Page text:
Thursday, 18 Mar 2021

Written by Peter Luijendijk

And he cried out!

 In our portion of this week (which is the opening of the book of Leviticus), God instructs Moses on animal sacrifices that the newly established people of Israel have to perform in the tent of meeting (Ohel Mo’ed ). The word Mo’ed is interesting, it also means something designated. Something which is prepared for a very specific purpose. Our synagogues, for instance, would fall under that category. Our synagogues are prepared – specifically, Mo’ed – for people coming together, to worship together, to be a community together.

Nowadays our synagogues may be mobile and practical but being a community is still very important. In Torah and the rest of our Tenach, we often read stories we might not want to fully embrace.

We have to look past the literal stories that our texts provide and look at the deeper meaning which lies at the basis of these stories.

The message here is about doing things together in a very procedural way. The reason for this is simple; if certain things weren’t structured, they might not happen. My feeling is, that having experienced this last year, these structured moments of coming together function as a safety net for many of us. We all understand that to look at digital images of one another isn’t optimal, but it is something.

This week’s portion tells us about making animal sacrifices, but I am sure we all understand what it is to make sacrifices. We are constantly reminded of the fact that we all have made self-sacrifices for the last year.

Va-Yikra also knocks on our Passover door. Yet another story which involving sacrifices. The deaths of the first born, and the Israelites who, in all haste, have to eat as quickly as possible so that they can gather everything and everyone towards freedom.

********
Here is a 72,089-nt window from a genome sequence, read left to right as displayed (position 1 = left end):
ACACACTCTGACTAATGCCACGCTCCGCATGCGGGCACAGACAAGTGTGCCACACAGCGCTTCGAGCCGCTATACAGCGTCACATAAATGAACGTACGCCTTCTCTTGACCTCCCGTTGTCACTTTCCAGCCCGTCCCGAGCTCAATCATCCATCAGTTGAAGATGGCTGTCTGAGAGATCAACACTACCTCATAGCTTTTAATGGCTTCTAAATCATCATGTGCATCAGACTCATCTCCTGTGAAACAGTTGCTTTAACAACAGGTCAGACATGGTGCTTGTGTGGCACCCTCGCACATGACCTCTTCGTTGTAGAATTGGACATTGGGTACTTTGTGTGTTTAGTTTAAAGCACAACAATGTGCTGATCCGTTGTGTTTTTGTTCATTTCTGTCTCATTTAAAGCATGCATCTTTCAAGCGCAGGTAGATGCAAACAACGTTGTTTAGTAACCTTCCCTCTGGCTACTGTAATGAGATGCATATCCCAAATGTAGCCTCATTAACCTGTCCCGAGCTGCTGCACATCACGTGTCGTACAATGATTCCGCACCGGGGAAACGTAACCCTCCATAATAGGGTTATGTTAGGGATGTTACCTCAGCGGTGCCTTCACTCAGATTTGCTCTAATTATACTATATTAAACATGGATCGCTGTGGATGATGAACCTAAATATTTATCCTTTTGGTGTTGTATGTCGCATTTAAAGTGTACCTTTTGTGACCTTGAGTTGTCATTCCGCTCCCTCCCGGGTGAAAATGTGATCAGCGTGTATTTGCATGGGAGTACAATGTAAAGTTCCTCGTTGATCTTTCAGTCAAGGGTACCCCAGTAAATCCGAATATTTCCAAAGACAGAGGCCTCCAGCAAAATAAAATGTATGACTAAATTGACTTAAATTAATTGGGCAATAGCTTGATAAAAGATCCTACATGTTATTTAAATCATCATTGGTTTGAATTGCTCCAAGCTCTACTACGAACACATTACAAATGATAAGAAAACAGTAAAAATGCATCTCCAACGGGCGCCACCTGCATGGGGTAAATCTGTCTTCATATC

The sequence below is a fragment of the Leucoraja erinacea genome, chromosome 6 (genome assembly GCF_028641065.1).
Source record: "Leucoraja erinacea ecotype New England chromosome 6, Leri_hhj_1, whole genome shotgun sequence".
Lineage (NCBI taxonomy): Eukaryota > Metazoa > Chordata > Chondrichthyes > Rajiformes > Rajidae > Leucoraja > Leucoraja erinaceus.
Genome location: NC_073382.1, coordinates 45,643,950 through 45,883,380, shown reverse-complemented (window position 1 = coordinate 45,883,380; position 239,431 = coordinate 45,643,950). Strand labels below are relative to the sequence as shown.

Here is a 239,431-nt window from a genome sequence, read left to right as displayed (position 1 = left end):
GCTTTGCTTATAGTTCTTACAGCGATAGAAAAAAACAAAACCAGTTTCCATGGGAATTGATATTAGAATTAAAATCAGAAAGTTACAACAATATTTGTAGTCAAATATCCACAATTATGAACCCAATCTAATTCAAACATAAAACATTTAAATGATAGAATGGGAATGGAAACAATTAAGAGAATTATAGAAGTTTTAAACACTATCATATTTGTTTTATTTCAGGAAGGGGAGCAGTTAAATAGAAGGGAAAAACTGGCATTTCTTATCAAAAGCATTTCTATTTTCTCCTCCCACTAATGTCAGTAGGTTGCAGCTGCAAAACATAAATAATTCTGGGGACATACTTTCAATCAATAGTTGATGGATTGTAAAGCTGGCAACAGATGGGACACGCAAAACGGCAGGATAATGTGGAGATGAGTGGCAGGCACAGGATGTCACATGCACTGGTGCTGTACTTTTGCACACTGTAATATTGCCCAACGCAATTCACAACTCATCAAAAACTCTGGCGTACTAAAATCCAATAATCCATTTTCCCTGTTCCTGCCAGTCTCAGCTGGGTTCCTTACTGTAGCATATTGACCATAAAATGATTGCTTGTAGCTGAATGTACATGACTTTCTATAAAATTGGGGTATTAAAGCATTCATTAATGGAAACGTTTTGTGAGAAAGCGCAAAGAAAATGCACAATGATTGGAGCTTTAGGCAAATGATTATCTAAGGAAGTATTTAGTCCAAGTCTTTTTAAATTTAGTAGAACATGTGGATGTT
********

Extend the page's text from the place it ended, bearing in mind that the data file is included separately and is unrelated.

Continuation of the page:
This year, for many, will be their second Zoom-Passover. As I have had meetings with my community to organise how this year’s Passover ought to look like – we came up with some interesting technical and digital tools to make this happen. It will be an interesting and possibly a fun Passover celebration. And we are trying the best we can, to keep our sacrifices to a minimum. Quite a few of you (Dutch and British congregants) have, I know, expressed the desire and hope to celebrate Passover with loved ones, with children and grandchildren.This year it may not be possible, at least here in The Netherlands it is not possible yet.

Next year things may very well be different. Perhaps our discussion around our Zoom Passover table will be different than on any previous Passover celebrations. We will certainy know Mah Nishtanah – what is different on this night than on any other night, the answer will be  clear to everyone.

The sacrificial narrative of Va-yikra together with the Passover story, enable us to achieve a tangible, yet different understanding of the two narratives. Our own sacrifices are real, yet not clear for everyone to see. We all have our hopes and dreams in place and we are looking for our own personal liberation. We all are looking towards life resuming as we knew it and still remember it. We all want to go to work, and not to log on to zoom in our home offices, bed rooms or living rooms. We want our services, our bridge clubs and much more. As we finish our Seder by saying next year in Jerusalem, I would say – this year on Zoom but next year in person.

Peter Luijendijk LBC rabbinic student

The views expressed in this D’var Torah do not necessarily reflect the position of Leo Baeck College.